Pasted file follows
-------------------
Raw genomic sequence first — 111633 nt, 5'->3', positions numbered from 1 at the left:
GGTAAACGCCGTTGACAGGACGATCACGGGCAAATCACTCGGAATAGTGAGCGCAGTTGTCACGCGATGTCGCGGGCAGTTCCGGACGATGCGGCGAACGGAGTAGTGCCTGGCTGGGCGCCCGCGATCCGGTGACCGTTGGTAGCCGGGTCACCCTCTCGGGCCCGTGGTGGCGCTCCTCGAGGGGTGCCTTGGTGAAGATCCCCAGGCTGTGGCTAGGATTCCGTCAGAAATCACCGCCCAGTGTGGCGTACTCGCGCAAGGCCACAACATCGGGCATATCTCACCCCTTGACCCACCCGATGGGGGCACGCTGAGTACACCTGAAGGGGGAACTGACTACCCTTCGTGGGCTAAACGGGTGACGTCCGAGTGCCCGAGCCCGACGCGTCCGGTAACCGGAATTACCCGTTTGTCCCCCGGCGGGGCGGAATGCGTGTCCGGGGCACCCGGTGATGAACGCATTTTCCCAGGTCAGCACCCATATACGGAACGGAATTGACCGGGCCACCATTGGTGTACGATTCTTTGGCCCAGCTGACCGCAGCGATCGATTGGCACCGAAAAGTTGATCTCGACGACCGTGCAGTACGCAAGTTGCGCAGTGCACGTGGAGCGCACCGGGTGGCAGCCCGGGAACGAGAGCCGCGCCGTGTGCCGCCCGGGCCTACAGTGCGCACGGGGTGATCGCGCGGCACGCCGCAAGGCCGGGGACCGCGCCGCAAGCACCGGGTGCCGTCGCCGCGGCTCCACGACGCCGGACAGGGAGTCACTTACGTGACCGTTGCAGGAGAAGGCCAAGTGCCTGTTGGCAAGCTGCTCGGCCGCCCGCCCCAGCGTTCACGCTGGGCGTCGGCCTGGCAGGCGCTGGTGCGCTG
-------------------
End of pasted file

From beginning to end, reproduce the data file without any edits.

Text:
Raw genomic sequence first — 111633 nt, 5'->3', positions numbered from 1 at the left:
GGTAAACGCCGTTGACAGGACGATCACGGGCAAATCACTCGGAATAGTGAGCGCAGTTGTCACGCGATGTCGCGGGCAGTTCCGGACGATGCGGCGAACGGAGTAGTGCCTGGCTGGGCGCCCGCGATCCGGTGACCGTTGGTAGCCGGGTCACCCTCTCGGGCCCGTGGTGGCGCTCCTCGAGGGGTGCCTTGGTGAAGATCCCCAGGCTGTGGCTAGGATTCCGTCAGAAATCACCGCCCAGTGTGGCGTACTCGCGCAAGGCCACAACATCGGGCATATCTCACCCCTTGACCCACCCGATGGGGGCACGCTGAGTACACCTGAAGGGGGAACTGACTACCCTTCGTGGGCTAAACGGGTGACGTCCGAGTGCCCGAGCCCGACGCGTCCGGTAACCGGAATTACCCGTTTGTCCCCCGGCGGGGCGGAATGCGTGTCCGGGGCACCCGGTGATGAACGCATTTTCCCAGGTCAGCACCCATATACGGAACGGAATTGACCGGGCCACCATTGGTGTACGATTCTTTGGCCCAGCTGACCGCAGCGATCGATTGGCACCGAAAAGTTGATCTCGACGACCGTGCAGTACGCAAGTTGCGCAGTGCACGTGGAGCGCACCGGGTGGCAGCCCGGGAACGAGAGCCGCGCCGTGTGCCGCCCGGGCCTACAGTGCGCACGGGGTGATCGCGCGGCACGCCGCAAGGCCGGGGACCGCGCCGCAAGCACCGGGTGCCGTCGCCGCGGCTCCACGACGCCGGACAGGGAGTCACTTACGTGACCGTTGCAGGAGAAGGCCAAGTGCCTGTTGGCAAGCTGCTCGGCCGCCCGCCCCAGCGTTCACGCTGGGCGTCGGCCTGGCAGGCGCTGGTGCGCTG